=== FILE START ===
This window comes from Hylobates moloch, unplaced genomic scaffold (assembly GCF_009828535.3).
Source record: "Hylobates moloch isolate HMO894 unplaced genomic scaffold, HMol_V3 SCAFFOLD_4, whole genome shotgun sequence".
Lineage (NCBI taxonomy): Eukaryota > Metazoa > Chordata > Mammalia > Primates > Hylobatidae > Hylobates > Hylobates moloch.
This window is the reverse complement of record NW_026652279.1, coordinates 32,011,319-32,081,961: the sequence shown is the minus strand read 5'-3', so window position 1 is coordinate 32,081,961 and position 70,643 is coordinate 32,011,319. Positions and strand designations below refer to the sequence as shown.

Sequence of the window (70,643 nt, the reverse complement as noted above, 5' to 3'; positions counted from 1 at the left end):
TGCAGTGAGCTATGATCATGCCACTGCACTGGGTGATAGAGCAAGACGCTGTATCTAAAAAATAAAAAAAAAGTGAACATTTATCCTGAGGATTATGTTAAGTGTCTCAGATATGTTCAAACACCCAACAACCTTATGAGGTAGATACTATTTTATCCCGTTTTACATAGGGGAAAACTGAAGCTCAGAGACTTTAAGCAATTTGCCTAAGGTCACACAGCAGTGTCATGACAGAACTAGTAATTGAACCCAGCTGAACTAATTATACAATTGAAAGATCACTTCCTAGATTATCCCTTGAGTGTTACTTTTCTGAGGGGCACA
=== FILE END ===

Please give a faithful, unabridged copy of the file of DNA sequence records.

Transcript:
This window comes from Hylobates moloch, unplaced genomic scaffold (assembly GCF_009828535.3).
Source record: "Hylobates moloch isolate HMO894 unplaced genomic scaffold, HMol_V3 SCAFFOLD_4, whole genome shotgun sequence".
Lineage (NCBI taxonomy): Eukaryota > Metazoa > Chordata > Mammalia > Primates > Hylobatidae > Hylobates > Hylobates moloch.
This window is the reverse complement of record NW_026652279.1, coordinates 32,011,319-32,081,961: the sequence shown is the minus strand read 5'-3', so window position 1 is coordinate 32,081,961 and position 70,643 is coordinate 32,011,319. Positions and strand designations below refer to the sequence as shown.

Sequence of the window (70,643 nt, the reverse complement as noted above, 5' to 3'; positions counted from 1 at the left end):
TGCAGTGAGCTATGATCATGCCACTGCACTGGGTGATAGAGCAAGACGCTGTATCTAAAAAATAAAAAAAAAGTGAACATTTATCCTGAGGATTATGTTAAGTGTCTCAGATATGTTCAAACACCCAACAACCTTATGAGGTAGATACTATTTTATCCCGTTTTACATAGGGGAAAACTGAAGCTCAGAGACTTTAAGCAATTTGCCTAAGGTCACACAGCAGTGTCATGACAGAACTAGTAATTGAACCCAGCTGAACTAATTATACAATTGAAAGATCACTTCCTAGATTATCCCTTGAGTGTTACTTTTCTGAGGGGCACA